Help us improve this website! Click below to do a quick exercise that will help us learn how to organize this website.
|How Has United States Immigration Policy Changed over Time?||
Last updated: June 2010
The following questions were submitted to John Roska, an attorney/writer whose weekly newspaper column, "Q&A: The Law," runs in the St. Louis Post-Dispatch (Illinois Edition) and the Champaign News Gazette. This article was published on May 19, 2010.
The debate over the Arizona law about illegal immigrants makes me wonder how difficult it was for my ancestors to immigrate. Was the law different 100 years ago? If so, what’s changed?
For a long time, America’s golden door was pretty much wide open. New arrivals might have had to register once they got here, but that was about it. They didn’t need permission to enter, and nothing kept them out.
Things started to change when steamships made it easier to get here, and immigration increased. In 1882, America’s first immigration law ended unrestricted immigration.
The Chinese Exclusion Act did exactly what the name says—it excluded Chinese from the United States. None could enter, and while those already here could stay, they couldn’t become citizens. Even children born in the U.S. to Chinese parents weren’t granted citizenship until the Supreme Court said so in 1898.
Between 1882 and 1917, American immigration law didn’t change much. Chinese and anarchists couldn’t come in, but just about everybody else could. Then, in 1917, the Chinese exclusion was extended to the “Asiatic Barred Zone,” so that nobody from China, Japan, India, and most Arab countries could enter the U.S. legally. The 1917 law also barred a long list of undesirables, and required immigrants over 16 to be literate.
Immigration law really changed in 1921 and 1924, with quotas that limited the annual number of immigrants allowed from each country. The final limit was set at 2% of the number of people from each country who were living in the U.S. in 1890.
By using the 1890 census, before immigration really took off, this “National Origins Formula” greatly reduced immigration from southern and eastern Europe. For example, where about 200,000 Italians had been coming to America each year before 1924, after that the number dropped to about 4,000 annually.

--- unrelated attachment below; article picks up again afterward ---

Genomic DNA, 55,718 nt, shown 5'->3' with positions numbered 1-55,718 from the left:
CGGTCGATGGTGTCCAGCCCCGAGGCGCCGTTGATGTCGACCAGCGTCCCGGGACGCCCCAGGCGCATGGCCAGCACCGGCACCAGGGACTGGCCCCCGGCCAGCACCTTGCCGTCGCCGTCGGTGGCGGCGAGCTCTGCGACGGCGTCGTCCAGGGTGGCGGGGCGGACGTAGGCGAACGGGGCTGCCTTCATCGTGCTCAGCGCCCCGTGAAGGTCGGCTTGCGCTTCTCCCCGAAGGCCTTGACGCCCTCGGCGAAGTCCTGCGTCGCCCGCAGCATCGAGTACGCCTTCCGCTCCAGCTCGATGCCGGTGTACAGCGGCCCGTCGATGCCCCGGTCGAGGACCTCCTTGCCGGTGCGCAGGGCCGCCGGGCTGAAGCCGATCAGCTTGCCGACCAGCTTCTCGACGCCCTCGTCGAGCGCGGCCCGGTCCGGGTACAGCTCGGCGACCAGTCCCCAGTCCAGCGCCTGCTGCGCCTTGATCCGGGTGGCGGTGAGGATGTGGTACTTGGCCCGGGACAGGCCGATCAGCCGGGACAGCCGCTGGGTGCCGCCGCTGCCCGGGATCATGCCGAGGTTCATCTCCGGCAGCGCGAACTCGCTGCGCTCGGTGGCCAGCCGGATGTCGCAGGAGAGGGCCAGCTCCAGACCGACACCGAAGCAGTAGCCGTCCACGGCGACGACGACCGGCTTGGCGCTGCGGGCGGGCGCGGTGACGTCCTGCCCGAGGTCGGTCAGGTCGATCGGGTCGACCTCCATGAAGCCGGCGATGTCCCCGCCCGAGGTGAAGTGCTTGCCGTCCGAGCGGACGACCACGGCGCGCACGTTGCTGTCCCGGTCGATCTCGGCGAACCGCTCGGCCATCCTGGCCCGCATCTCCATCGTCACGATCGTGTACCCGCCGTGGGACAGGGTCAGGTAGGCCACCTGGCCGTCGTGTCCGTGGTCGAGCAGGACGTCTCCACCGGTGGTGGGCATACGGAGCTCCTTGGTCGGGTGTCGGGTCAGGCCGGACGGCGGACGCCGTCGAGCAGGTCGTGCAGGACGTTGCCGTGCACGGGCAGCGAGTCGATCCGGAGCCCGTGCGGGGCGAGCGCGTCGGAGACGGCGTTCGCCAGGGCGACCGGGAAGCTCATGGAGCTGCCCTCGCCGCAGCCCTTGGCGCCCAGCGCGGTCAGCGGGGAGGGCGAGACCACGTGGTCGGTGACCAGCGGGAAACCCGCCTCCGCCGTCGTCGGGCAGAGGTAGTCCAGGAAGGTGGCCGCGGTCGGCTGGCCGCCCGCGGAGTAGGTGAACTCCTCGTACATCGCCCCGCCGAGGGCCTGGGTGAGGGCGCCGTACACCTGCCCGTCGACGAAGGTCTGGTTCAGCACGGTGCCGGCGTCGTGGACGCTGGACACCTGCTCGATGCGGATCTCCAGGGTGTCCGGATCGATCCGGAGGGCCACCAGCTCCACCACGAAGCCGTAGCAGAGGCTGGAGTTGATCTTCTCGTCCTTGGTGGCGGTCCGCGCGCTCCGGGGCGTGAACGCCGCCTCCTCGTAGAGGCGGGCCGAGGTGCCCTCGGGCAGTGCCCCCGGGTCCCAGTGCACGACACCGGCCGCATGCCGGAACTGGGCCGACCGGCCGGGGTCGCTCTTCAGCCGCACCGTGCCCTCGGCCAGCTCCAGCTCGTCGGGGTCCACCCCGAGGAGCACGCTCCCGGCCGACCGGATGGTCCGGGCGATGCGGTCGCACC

So, until 1921, European immigration to the U.S. was basically unrestricted. If you came from Europe, it was hard to be here illegally.
The quotas that began in the 1920’s did not apply to immigration from Mexico and South America. That immigration, however, was limited by undeveloped transportation. Despite this apparently open southern border, the U.S. periodically “repatriated” immigrants back to Mexico, possibly because of violations of registration or literacy requirements.
The Chinese Exclusion Act was repealed in 1943. But that “National Origins Formula” limited immigration to 105 entries from China each year.
In 1965 the old quota system was replaced with new limits designed to equalize immigration from around the world. Asian immigration increased, and limits on immigration from Mexico and South America were imposed for the first time.
Today, immigration is highly regulated. In addition to modern quotas and lotteries, there’s complicated rules about what relatives, professions, and refugees we admit. With more hoops to jump through, there are more ways to be denied entry into the U.S, and more ways to be illegal.
Since 1965, seven amnesties have legalized illegal immigrants. The first and biggest, in 1986, legalized 2.7 million people. The last, in 2000, covered 900,000.
For a list of organizations in your area that may be able to help you, enter your zip code.
User Survey - Please take a moment to fill out our User Survey to help us to provide better service.